In 2016 the EU became the first regional organisation to appoint an "R2P focal point”, an official who facilitates internal EU coordination of atrocity prevention mechanisms, but we could not discern the identity of the current EU focal point from the EEAS website or organigram and we found no evidence of engagement with relevant stakeholders. Although the EU expresses support for R2P at the UN, EU Member States have been uneasy about the increasing politicisation of R2P: Russia, for example, contested the legitimacy of R2P references in the context of NATO’s intervention in Libya but brought up R2P language to legitimise its own war efforts in Georgia and Ukraine.
Early warning response system and external action instruments: some progress
In late 2018, the EEAS released an “Atrocity Prevention Toolkit” to help EU staff recognise and respond to atrocity crimes, by listing structural risk indicators, imminent warning signs and concrete measures to take to mitigate risks. Assessments of risks in conflict-affected or fragile countries now include analyses of the prevalence of hate speech, societal inequalities, a history of mass atrocities or failed recognition of past abuses. The toolkit feeds into the EU’s early warning system, which has been built since 2014.
Moreover, the EU’s toolkit goes further than one developed by the United Nations and uses a gender lens in the assessment of atrocity risks. However, there is still a lingering belief within the EEAS that a focus on human rights, democratisation, and conflict prevention is sufficient to assess atrocity risks and act upon them.
Under the Global Human Rights Sanctions Regime, the EU can impose sanctions on individuals responsible for human rights violations including genocide, crimes against humanity and war crimes, which proved successful in cases like Guinea. EUROJUST, the EU’s agency for criminal justice cooperation, runs a European network for investigating and prosecuting atrocity crimes, and is supporting a joint investigative team in Ukraine. The European Peace Facility (EPF) is structured around human rights conditionality, but the extent to which mass atrocity risks are factored in remains unclear. The EU will need to ensure that it does not enable the acquisition of military equipment by governments in contexts where mass atrocities are likely.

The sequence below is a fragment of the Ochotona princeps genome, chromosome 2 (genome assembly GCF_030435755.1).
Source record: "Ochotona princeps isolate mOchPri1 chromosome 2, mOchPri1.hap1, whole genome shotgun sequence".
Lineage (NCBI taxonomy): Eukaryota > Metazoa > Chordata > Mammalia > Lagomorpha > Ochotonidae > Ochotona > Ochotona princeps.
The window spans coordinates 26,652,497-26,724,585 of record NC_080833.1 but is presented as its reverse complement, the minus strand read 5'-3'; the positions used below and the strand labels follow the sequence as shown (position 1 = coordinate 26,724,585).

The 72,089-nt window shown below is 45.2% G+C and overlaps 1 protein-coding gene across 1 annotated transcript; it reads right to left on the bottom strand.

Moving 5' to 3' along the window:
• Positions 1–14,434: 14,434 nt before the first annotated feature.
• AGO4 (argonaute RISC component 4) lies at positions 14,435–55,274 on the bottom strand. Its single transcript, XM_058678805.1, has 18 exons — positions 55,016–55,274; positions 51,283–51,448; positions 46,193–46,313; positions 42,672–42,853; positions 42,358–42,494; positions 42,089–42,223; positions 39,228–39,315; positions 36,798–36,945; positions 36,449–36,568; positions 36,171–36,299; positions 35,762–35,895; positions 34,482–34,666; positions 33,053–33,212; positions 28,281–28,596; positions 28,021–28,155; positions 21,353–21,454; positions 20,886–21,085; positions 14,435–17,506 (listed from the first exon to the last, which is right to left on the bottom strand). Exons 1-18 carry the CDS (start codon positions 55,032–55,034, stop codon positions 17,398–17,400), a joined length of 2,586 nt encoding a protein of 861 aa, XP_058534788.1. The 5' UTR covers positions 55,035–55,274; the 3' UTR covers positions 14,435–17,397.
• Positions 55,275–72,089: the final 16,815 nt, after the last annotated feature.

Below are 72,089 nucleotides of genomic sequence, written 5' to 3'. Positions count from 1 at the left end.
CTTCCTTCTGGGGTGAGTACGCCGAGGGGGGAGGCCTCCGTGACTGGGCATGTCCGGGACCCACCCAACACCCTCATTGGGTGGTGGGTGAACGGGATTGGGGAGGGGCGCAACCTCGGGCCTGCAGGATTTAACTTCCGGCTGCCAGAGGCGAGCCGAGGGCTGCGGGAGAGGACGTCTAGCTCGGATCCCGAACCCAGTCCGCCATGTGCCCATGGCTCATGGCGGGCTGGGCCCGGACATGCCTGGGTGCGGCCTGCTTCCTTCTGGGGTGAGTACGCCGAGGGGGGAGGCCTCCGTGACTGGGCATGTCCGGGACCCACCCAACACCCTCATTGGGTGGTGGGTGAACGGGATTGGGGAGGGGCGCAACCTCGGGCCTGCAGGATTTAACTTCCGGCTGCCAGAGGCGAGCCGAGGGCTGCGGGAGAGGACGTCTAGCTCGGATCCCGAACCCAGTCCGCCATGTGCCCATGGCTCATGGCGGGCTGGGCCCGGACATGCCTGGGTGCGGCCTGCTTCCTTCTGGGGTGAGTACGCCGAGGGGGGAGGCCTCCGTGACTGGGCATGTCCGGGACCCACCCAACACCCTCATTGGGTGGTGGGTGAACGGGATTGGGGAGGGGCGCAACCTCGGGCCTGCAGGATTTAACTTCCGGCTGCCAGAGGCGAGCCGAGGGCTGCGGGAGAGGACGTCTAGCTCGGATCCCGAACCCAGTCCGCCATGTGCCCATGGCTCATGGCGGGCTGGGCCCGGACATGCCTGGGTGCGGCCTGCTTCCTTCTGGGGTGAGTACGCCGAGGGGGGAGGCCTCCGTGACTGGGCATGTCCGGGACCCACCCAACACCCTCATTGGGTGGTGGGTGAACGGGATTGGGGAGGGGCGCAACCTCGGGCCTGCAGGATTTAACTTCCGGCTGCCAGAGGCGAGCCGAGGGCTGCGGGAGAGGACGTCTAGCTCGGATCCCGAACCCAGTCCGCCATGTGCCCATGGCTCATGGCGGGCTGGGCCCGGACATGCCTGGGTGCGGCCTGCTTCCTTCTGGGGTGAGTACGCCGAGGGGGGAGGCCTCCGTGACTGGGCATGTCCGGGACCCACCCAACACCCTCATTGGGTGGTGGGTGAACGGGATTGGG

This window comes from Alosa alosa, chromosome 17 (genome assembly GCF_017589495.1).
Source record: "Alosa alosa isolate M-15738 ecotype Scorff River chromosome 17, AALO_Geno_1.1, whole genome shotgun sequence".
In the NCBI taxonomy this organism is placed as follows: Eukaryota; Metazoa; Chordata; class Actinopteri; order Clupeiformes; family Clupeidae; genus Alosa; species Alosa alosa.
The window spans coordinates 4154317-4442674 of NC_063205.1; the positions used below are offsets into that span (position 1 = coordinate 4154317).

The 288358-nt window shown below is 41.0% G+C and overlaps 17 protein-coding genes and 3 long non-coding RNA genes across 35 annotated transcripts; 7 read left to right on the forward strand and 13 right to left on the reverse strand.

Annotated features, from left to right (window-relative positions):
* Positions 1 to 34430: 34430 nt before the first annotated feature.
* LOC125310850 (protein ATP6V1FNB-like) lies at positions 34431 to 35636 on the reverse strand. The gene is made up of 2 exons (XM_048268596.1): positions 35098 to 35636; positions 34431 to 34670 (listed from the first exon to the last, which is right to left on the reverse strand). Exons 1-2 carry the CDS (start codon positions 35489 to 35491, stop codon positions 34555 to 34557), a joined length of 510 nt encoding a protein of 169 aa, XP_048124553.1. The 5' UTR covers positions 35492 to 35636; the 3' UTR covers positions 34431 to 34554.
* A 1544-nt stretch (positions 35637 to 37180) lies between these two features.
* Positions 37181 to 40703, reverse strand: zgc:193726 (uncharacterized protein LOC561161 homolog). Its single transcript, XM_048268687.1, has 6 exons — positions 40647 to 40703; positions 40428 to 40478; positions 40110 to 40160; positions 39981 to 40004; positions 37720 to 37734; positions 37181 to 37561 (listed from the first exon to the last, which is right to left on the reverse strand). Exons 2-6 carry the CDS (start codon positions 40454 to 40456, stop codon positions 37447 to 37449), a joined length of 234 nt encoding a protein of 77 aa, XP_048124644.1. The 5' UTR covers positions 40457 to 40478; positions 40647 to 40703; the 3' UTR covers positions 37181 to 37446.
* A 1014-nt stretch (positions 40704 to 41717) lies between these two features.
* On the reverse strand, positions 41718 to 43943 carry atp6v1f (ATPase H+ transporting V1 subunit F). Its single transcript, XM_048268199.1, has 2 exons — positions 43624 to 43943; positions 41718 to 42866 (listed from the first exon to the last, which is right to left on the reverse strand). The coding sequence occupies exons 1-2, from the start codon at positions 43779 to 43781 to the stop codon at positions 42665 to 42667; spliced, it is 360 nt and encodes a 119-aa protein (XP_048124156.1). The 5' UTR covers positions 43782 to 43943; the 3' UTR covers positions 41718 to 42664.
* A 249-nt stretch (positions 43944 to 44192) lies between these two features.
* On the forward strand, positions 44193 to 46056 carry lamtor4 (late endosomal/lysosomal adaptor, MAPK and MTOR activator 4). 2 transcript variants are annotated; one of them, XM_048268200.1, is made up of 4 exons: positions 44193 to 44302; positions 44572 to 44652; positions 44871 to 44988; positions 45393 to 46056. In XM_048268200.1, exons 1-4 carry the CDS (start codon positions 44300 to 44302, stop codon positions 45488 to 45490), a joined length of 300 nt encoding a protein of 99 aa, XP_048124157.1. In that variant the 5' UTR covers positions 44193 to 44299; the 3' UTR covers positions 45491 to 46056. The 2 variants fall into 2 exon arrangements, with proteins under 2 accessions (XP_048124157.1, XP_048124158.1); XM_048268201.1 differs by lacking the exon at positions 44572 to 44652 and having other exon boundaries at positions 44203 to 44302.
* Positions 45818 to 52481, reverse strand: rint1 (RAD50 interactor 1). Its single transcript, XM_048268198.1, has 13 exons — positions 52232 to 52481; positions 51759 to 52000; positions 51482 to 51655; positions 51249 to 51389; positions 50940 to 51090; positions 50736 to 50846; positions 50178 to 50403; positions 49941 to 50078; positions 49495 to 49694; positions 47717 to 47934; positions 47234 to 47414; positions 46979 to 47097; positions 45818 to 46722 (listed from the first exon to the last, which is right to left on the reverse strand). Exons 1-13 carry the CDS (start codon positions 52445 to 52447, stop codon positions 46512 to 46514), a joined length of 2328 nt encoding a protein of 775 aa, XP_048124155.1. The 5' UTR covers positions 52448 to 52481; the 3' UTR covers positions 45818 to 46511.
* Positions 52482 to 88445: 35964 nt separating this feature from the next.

Capabilities to react quickly to mass atrocities: room for improvement
The EU is developing a 5,000-strong rapid deployment capacity (EU RDC) – a substantial upgrade of the bloc’s current EU Battlegroups, which comprises 1500 personnel. However, none of the current planning scenarios for the EU RDC involve a focus on preventing or stopping mass atrocities. Yet these force packages could play a key role in the prevention or mitigation of mass atrocity risks if appropriately trained and speedily deployed, and mandated to help protect civilian lives, as preventive peacekeeping deployments in Sierra Leone and North Macedonia demonstrated.
In the past decade, the EU has taken some steps to strengthen its capacity to prevent mass atrocities, but there is still a lack of consensus within the EU on taking preventive action, and any action taken in mass atrocity situations has often been fragmented. Furthermore, in an increasingly divided international context, in which “liberal norms’ such as the responsibility to protect have been fiercely contested by developing countries and authoritarian regimes, the EU’s ambivalence about R2P prevents it from leading globally on mass atrocity prevention.
Professors Christoph Meyer and Karen E. Smith were co-chairs of the task force, and Dr Chiara De Franco served as its coordinator.